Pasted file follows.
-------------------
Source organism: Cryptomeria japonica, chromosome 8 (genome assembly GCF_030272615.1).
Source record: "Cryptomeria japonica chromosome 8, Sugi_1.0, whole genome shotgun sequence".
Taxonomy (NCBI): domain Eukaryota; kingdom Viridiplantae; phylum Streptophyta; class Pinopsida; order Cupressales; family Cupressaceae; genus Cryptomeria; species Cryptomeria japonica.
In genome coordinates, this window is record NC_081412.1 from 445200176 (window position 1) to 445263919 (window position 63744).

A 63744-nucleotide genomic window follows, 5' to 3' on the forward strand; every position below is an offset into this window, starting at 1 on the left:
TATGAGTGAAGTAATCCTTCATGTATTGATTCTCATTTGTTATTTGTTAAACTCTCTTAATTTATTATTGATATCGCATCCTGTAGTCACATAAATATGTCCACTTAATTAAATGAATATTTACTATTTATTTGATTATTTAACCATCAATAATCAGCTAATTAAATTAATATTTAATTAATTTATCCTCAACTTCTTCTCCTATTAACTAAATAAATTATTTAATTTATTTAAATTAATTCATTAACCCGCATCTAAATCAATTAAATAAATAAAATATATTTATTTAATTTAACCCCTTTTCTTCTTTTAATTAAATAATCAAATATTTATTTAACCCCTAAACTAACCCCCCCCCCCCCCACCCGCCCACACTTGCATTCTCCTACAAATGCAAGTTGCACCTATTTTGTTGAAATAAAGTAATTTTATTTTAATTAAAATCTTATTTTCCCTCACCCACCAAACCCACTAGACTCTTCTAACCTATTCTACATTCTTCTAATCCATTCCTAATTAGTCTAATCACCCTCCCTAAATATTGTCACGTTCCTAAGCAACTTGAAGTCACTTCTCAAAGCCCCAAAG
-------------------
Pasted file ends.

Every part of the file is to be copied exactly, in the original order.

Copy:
Source organism: Cryptomeria japonica, chromosome 8 (genome assembly GCF_030272615.1).
Source record: "Cryptomeria japonica chromosome 8, Sugi_1.0, whole genome shotgun sequence".
Taxonomy (NCBI): domain Eukaryota; kingdom Viridiplantae; phylum Streptophyta; class Pinopsida; order Cupressales; family Cupressaceae; genus Cryptomeria; species Cryptomeria japonica.
In genome coordinates, this window is record NC_081412.1 from 445200176 (window position 1) to 445263919 (window position 63744).

A 63744-nucleotide genomic window follows, 5' to 3' on the forward strand; every position below is an offset into this window, starting at 1 on the left:
TATGAGTGAAGTAATCCTTCATGTATTGATTCTCATTTGTTATTTGTTAAACTCTCTTAATTTATTATTGATATCGCATCCTGTAGTCACATAAATATGTCCACTTAATTAAATGAATATTTACTATTTATTTGATTATTTAACCATCAATAATCAGCTAATTAAATTAATATTTAATTAATTTATCCTCAACTTCTTCTCCTATTAACTAAATAAATTATTTAATTTATTTAAATTAATTCATTAACCCGCATCTAAATCAATTAAATAAATAAAATATATTTATTTAATTTAACCCCTTTTCTTCTTTTAATTAAATAATCAAATATTTATTTAACCCCTAAACTAACCCCCCCCCCCCCCACCCGCCCACACTTGCATTCTCCTACAAATGCAAGTTGCACCTATTTTGTTGAAATAAAGTAATTTTATTTTAATTAAAATCTTATTTTCCCTCACCCACCAAACCCACTAGACTCTTCTAACCTATTCTACATTCTTCTAATCCATTCCTAATTAGTCTAATCACCCTCCCTAAATATTGTCACGTTCCTAAGCAACTTGAAGTCACTTCTCAAAGCCCCAAAG